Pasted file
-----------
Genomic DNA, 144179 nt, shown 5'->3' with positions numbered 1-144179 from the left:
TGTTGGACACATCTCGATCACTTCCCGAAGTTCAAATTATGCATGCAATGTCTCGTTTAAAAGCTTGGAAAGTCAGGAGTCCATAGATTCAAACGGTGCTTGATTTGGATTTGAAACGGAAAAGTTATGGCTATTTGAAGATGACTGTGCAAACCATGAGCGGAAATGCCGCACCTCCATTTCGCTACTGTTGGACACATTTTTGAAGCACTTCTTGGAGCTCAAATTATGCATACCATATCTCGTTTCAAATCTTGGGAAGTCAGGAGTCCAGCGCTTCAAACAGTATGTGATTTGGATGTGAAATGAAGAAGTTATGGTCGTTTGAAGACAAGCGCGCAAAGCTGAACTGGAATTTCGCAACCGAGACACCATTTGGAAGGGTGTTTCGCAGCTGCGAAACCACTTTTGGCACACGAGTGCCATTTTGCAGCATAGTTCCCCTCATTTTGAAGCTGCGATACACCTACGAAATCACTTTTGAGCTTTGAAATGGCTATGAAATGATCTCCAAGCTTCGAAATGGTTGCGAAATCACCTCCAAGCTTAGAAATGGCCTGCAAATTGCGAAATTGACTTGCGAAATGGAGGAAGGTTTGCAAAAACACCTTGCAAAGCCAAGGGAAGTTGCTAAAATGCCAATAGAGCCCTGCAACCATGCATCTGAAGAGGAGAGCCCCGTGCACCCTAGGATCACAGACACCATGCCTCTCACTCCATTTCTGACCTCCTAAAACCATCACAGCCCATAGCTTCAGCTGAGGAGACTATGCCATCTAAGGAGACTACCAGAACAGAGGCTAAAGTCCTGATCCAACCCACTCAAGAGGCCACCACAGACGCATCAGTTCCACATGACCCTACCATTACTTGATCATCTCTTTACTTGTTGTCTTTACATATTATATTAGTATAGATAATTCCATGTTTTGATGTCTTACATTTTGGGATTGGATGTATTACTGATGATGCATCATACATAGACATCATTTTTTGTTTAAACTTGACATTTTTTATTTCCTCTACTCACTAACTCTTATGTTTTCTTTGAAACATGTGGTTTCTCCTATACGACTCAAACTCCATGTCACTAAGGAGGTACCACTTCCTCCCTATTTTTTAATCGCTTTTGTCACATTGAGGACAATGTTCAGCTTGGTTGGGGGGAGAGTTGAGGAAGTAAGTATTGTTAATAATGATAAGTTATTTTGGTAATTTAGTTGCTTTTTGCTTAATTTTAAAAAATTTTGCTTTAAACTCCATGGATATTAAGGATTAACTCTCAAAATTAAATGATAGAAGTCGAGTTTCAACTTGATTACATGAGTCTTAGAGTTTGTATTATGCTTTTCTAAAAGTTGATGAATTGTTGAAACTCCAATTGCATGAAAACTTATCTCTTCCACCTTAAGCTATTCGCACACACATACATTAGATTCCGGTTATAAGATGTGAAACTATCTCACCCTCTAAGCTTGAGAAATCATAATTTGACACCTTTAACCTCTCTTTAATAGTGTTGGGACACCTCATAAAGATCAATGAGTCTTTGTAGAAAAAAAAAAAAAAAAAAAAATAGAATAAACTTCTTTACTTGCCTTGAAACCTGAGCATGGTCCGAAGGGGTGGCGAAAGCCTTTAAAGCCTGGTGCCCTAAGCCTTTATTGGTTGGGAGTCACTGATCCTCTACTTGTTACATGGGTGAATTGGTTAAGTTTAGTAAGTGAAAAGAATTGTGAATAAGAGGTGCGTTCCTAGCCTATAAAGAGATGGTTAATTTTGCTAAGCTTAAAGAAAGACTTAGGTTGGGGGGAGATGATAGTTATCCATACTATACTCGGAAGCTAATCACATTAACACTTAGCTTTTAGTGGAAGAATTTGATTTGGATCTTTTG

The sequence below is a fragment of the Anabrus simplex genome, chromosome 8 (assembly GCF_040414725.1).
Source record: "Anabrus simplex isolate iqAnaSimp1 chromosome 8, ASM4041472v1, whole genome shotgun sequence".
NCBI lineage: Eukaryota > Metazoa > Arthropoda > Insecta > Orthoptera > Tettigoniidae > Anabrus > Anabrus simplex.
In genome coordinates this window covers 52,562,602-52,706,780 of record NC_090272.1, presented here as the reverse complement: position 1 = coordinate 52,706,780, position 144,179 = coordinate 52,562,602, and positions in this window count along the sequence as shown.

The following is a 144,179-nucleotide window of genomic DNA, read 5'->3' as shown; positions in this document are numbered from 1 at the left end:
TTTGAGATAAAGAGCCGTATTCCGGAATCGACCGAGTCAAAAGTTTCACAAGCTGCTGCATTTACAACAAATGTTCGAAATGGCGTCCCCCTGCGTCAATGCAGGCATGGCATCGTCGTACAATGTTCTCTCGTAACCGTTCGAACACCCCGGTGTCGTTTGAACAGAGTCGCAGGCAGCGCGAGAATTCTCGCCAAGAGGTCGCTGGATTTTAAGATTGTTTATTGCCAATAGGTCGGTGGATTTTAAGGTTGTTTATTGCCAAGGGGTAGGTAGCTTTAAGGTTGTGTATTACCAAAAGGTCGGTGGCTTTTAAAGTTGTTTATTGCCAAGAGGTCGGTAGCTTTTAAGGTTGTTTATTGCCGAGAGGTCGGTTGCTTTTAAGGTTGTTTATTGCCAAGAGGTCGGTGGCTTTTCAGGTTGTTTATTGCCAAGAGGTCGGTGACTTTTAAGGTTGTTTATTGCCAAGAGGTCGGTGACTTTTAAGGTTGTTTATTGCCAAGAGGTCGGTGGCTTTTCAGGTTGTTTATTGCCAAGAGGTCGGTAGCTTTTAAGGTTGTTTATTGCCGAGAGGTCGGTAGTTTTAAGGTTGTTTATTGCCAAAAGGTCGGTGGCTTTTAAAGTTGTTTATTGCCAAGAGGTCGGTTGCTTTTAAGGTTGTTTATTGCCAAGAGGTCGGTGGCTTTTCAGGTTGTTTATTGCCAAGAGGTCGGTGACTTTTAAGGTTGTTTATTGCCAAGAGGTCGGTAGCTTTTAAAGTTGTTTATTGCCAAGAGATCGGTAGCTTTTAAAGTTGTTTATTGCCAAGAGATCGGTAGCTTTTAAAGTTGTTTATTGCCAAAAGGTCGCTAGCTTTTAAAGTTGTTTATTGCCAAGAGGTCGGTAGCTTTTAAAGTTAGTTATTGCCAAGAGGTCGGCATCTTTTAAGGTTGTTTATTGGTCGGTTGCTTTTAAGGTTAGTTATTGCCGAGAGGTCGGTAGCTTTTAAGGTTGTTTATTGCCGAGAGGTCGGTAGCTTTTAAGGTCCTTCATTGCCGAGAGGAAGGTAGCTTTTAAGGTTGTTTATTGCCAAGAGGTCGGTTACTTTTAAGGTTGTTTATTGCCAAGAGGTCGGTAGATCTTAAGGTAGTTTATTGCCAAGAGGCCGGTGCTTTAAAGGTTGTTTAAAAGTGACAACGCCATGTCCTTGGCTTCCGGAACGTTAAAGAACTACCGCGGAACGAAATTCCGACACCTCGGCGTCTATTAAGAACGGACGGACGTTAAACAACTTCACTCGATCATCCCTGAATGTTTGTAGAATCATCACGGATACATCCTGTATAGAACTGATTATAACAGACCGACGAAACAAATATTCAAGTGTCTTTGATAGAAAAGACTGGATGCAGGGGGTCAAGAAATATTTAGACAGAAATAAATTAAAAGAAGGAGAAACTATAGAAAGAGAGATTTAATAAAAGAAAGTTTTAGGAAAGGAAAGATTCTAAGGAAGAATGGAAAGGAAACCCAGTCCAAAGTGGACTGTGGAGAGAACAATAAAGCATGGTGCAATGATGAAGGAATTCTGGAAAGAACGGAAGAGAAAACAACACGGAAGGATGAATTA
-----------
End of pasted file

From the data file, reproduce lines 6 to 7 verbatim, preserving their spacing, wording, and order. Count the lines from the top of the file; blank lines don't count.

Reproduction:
In genome coordinates this window covers 52,562,602-52,706,780 of record NC_090272.1, presented here as the reverse complement: position 1 = coordinate 52,706,780, position 144,179 = coordinate 52,562,602, and positions in this window count along the sequence as shown.

The following is a 144,179-nucleotide window of genomic DNA, read 5'->3' as shown; positions in this document are numbered from 1 at the left end: